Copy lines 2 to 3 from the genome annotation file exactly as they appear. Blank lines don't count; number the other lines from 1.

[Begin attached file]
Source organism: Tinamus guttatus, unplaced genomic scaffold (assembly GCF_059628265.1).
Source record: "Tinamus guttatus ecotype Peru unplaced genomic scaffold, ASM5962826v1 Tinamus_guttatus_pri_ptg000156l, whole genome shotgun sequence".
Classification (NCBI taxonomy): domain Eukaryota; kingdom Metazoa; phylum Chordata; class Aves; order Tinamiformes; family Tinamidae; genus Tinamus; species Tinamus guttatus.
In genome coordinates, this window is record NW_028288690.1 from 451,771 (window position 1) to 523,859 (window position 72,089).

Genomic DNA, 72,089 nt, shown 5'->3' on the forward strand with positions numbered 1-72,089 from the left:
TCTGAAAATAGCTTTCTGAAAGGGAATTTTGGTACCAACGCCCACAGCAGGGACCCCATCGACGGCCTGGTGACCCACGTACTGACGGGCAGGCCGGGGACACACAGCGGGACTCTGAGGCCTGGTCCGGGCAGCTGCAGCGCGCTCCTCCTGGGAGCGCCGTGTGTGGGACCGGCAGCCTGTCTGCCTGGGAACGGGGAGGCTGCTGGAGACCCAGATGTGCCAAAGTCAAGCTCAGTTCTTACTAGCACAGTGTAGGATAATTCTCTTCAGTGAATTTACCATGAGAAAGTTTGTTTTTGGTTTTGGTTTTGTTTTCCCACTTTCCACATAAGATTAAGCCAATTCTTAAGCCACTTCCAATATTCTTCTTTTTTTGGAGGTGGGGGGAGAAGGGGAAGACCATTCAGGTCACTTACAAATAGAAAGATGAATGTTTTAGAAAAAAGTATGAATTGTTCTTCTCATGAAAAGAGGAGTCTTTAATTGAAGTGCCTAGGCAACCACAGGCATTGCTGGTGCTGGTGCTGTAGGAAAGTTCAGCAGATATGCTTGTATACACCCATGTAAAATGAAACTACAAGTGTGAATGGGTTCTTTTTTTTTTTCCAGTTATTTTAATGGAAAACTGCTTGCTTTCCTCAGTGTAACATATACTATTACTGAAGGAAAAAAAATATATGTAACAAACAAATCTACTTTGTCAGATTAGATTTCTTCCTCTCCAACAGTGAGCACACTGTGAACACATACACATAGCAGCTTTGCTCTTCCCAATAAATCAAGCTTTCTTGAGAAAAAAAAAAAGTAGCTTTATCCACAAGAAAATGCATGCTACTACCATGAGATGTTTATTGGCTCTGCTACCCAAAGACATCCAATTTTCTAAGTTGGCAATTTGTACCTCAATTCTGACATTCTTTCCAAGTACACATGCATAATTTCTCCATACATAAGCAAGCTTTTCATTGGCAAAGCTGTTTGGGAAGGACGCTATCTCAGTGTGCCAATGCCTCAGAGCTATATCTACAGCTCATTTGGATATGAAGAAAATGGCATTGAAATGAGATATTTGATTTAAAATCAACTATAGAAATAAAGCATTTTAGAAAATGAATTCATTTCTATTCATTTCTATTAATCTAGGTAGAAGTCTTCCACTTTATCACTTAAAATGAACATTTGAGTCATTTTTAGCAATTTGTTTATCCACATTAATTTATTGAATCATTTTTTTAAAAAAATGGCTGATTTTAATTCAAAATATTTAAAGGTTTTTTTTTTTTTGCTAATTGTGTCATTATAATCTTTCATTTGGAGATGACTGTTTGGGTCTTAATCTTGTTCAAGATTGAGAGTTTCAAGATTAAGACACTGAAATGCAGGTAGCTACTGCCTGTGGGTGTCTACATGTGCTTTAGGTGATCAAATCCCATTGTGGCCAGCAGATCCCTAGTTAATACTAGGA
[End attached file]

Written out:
Source record: "Tinamus guttatus ecotype Peru unplaced genomic scaffold, ASM5962826v1 Tinamus_guttatus_pri_ptg000156l, whole genome shotgun sequence".
Classification (NCBI taxonomy): domain Eukaryota; kingdom Metazoa; phylum Chordata; class Aves; order Tinamiformes; family Tinamidae; genus Tinamus; species Tinamus guttatus.